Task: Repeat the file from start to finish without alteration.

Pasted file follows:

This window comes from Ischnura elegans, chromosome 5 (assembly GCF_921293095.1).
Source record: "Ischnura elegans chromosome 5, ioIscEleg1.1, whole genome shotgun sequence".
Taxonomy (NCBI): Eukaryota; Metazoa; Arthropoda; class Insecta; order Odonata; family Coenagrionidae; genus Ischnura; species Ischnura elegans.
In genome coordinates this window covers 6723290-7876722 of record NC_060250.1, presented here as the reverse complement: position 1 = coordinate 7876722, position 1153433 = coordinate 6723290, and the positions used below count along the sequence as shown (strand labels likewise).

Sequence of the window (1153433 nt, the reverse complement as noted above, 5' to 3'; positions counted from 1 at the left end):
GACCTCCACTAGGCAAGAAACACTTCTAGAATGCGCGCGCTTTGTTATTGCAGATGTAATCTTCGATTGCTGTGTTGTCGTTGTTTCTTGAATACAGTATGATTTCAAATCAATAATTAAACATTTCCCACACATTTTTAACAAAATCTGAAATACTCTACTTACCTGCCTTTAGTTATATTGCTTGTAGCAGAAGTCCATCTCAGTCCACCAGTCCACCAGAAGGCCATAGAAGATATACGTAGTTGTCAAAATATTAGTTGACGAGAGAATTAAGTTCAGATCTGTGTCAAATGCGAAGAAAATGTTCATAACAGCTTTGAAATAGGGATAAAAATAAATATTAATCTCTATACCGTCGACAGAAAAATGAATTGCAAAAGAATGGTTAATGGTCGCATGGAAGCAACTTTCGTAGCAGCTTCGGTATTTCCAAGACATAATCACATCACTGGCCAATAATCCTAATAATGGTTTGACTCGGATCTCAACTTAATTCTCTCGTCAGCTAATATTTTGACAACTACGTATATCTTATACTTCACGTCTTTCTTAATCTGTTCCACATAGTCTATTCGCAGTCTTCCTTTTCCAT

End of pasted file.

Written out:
This window comes from Ischnura elegans, chromosome 5 (assembly GCF_921293095.1).
Source record: "Ischnura elegans chromosome 5, ioIscEleg1.1, whole genome shotgun sequence".
Taxonomy (NCBI): Eukaryota; Metazoa; Arthropoda; class Insecta; order Odonata; family Coenagrionidae; genus Ischnura; species Ischnura elegans.
In genome coordinates this window covers 6723290-7876722 of record NC_060250.1, presented here as the reverse complement: position 1 = coordinate 7876722, position 1153433 = coordinate 6723290, and the positions used below count along the sequence as shown (strand labels likewise).

Sequence of the window (1153433 nt, the reverse complement as noted above, 5' to 3'; positions counted from 1 at the left end):
GACCTCCACTAGGCAAGAAACACTTCTAGAATGCGCGCGCTTTGTTATTGCAGATGTAATCTTCGATTGCTGTGTTGTCGTTGTTTCTTGAATACAGTATGATTTCAAATCAATAATTAAACATTTCCCACACATTTTTAACAAAATCTGAAATACTCTACTTACCTGCCTTTAGTTATATTGCTTGTAGCAGAAGTCCATCTCAGTCCACCAGTCCACCAGAAGGCCATAGAAGATATACGTAGTTGTCAAAATATTAGTTGACGAGAGAATTAAGTTCAGATCTGTGTCAAATGCGAAGAAAATGTTCATAACAGCTTTGAAATAGGGATAAAAATAAATATTAATCTCTATACCGTCGACAGAAAAATGAATTGCAAAAGAATGGTTAATGGTCGCATGGAAGCAACTTTCGTAGCAGCTTCGGTATTTCCAAGACATAATCACATCACTGGCCAATAATCCTAATAATGGTTTGACTCGGATCTCAACTTAATTCTCTCGTCAGCTAATATTTTGACAACTACGTATATCTTATACTTCACGTCTTTCTTAATCTGTTCCACATAGTCTATTCGCAGTCTTCCTTTTCCAT